Just a Reminder, There’s a Reason They Haven’t Begun Digging the 710 Tunnel

Whether or not you’re planning to pay $9 to hear the Metro sponsored “public forum” on how important it is to improve the I-710 Freeway tonight, it’s important to remember one thing: there’s a reason that they haven’t purchased the shovels for the Big Dig. The proposed tunneling project is opposed by many Southern California communities and advocacy groups, both near and far.

There are currently two different projects on the books for the Ports of Long Beach and Los Angeles that could change the nature of surrounding communities and transportation plans in just a 20-mile corridor along the I-710. The first, down in Long Beach, would add four lanes of traffic to the existing ten lanes of the I-710 between Long Beach and East Los Angeles.

The other, the one that seems to be the focus of tonight’s event, would likely create a tunnel to connect the I-710 from its current terminus to the rest of the L.A. freeway network north of Pasadena.

Over a decade ago, Friends of the Earth, a nation-wide environmental group, declared that connecting the I-710 to Pasadena was “one of the dumbest highway projects in the country.” Adding a tunneling option to the study hasn’t done much to soften the blow. A video (above) and article produced by Sustainable Cities notes that if the highway is expanded, it would literally quadruple the amount of traffic in an already polluted corridor.

Of course, it’s possible that tonight’s discussion will take a different turn. The panel appears to be balanced with UCLA Professor Brian Taylor and Linda Adams representing progressive transportation thinkers, and Southern California Association of Governments CEO Hasan Ikharata and Chamber of Commerce President Gary Toebben likely pushing the need to “finish the gap.”

A lot will depend on how NBC’s Conan Nolan moderates the discussion. On his weekly talk show, a sort of Meet the Press for local politics, Nolan hasn’t demonstrated much knowledge or interest in transportation issues. But, he has shown a strong interest in the opinions of members of the Chamber of Commerce.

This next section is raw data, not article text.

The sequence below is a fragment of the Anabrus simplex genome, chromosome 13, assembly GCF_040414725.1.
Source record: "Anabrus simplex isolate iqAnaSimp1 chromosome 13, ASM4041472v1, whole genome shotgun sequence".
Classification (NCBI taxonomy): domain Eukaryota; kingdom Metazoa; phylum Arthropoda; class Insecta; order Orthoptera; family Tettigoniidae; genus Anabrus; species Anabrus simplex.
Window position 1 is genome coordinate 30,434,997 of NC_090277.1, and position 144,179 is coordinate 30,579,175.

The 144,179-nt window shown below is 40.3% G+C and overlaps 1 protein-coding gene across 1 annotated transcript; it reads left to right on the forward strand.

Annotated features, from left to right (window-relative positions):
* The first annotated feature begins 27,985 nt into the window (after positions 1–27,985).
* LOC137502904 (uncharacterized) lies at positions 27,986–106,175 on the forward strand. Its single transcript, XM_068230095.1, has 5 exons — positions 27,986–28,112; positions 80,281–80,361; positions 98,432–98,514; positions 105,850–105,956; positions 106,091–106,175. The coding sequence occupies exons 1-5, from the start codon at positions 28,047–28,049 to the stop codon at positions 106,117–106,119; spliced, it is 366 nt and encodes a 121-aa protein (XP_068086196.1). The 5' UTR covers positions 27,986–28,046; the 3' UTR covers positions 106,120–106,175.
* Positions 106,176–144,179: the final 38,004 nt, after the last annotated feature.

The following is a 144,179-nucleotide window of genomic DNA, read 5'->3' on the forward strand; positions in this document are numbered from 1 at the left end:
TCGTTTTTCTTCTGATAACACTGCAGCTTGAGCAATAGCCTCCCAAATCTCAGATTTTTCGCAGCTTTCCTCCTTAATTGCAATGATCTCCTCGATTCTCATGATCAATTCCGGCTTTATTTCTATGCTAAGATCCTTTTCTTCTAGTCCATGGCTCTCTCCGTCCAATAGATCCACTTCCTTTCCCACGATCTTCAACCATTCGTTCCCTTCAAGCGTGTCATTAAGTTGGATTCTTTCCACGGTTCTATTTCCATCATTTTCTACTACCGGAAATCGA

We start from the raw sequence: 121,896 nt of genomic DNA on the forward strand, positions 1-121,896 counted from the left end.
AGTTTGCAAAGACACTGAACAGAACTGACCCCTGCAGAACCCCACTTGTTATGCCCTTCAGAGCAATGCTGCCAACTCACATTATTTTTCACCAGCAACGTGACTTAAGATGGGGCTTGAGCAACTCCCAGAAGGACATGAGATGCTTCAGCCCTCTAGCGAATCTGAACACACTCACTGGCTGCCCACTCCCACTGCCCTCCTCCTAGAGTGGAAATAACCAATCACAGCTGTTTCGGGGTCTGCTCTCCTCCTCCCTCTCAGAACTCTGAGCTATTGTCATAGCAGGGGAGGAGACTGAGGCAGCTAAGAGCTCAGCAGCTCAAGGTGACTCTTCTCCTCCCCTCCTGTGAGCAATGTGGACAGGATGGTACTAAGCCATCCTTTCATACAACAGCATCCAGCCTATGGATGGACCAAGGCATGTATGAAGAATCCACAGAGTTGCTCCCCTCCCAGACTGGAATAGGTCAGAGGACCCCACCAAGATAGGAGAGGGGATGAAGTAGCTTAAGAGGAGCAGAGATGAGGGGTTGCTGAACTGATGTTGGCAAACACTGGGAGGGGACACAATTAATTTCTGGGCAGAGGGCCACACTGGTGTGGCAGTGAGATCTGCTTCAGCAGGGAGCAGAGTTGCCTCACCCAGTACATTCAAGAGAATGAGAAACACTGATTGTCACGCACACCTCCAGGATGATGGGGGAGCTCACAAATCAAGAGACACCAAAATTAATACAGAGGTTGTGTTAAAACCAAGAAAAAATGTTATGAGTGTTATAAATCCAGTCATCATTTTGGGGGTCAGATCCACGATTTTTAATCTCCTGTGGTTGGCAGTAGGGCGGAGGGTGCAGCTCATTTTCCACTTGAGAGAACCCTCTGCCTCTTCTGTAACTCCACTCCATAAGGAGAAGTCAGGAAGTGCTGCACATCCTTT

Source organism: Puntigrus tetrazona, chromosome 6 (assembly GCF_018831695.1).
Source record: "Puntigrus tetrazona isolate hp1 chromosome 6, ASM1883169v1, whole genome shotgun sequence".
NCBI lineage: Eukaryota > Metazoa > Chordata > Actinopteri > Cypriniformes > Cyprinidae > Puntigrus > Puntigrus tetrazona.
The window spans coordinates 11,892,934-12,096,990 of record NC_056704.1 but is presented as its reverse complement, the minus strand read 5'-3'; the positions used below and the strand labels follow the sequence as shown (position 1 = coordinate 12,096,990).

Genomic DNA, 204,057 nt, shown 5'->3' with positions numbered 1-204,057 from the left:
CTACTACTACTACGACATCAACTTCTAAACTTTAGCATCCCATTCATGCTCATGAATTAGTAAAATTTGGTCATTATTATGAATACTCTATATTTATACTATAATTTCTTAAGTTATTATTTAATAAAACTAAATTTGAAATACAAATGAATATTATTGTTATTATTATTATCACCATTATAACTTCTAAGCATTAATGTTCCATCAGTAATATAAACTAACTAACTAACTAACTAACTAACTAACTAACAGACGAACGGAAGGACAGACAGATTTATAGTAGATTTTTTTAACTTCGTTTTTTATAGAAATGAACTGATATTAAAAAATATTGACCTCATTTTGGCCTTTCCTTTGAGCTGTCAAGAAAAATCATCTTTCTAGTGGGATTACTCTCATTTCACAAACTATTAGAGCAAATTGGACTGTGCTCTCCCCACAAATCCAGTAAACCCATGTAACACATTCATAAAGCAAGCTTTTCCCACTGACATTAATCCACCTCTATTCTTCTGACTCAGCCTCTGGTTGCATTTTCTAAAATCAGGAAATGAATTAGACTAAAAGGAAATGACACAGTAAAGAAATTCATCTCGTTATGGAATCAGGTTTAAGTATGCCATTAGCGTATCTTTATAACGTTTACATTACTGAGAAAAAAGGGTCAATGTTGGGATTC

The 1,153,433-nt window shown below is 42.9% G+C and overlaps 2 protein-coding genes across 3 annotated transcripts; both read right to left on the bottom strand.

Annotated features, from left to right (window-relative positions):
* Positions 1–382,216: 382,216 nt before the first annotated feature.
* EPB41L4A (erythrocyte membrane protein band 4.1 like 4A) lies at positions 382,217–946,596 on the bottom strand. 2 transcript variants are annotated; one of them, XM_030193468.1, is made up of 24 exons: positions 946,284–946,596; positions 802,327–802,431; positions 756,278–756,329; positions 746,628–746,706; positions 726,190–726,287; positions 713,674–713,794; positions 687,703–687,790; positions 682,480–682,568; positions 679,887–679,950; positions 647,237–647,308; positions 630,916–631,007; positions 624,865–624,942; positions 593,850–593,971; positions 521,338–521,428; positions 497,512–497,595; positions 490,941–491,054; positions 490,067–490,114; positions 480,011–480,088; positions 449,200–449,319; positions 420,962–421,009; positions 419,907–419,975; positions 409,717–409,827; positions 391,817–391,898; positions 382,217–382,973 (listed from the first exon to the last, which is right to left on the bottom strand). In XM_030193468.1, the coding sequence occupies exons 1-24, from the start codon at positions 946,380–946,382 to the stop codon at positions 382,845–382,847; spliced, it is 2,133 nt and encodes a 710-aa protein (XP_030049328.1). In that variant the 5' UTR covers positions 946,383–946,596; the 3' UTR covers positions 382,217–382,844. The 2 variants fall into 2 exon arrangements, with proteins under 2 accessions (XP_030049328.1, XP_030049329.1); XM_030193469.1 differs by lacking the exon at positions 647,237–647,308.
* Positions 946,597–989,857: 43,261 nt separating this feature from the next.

In other 710 related news, officials have pushed back the release date of the EIR which analyzes the five remaining alternatives for the unfunded mega-project. If the EIR had been released on time, its release and tonight’s discussion would have occurred very near each other, lending further credence that tonight’s event is more a 710 widening rally than a real discussion.

At least it’s not a block party.

A secondary point in the article is that Caltrans is backing away from a request to lengthen the public comment period for the project from the maximum (120 days) in favor of something close to the minimum (45 days). Their reasoning is that they want to be fair to the people who want the project built as fast as possible.

The debate over the routing of the I-710 has been going on for 65 years since 1959.

  • rickrise

    There’s also a PDF of the entire Sustainable City News article available here:


    Four parts covering the history of the 710, the horrible health impacts it has on nearby residents, progressive alternatives that Metro and CalTrans are studiously ignoring, and the money morass the whole expansion project is sinking into. A lot of eye-openign investigative reporting by Justin Gerdes and Leila Dee Dougan!

  • calwatch

    You only have to pay $9 if you drive and park in the lot. And the 710 North project is probably the most studied, most comprehensively outreached transportation project in the country today. If the no project alternative ends up getting recommended it is not for trying to put together a project.

  • Just call Steve Lopez and ask for a Disabled Parking permit. There are tons of spots on Grand at that time of night.

  • Niall Huffman

    As calwatch pointed out, the $9 is the fee to park a car at Disney Hall. Zocalo doesn’t charge admission for their events.

  • wqjackson

    I think adding add four lanes of traffic to the 710 and the funnel would be in the best interest greater Los Angeles area. It would reduce truck traffic on the 405 and the 5 FWY going through downtown LA to where the 210, 405, 5, and 14 freeways meet in the northern area of the SFV.

  • ubrayj02

    I read the feasibility report for the 710 widening and for those that haven’t, but support this project, you really should check it out and compare the baseline of port traffic and automobile traffic that makes the project “feasible”.

    Reality has dealt the heaviest blow to these projects. First, the port container traffic predicted (back in 2005) has never materialized and thus truck traffic has never materialized. We simply are not going to be moving as many TEU’s (twenty-foot equivalent units) as the crazy real estate boom days of yore.

    This one fact destroys the whole feasibility report, and also destroys the projects ridiculous claims to improve air quality – as these improvements were based on an insane increase in the number of trucks driving on the freeway. Trucks that will never materialize mean that their pollution won’t either.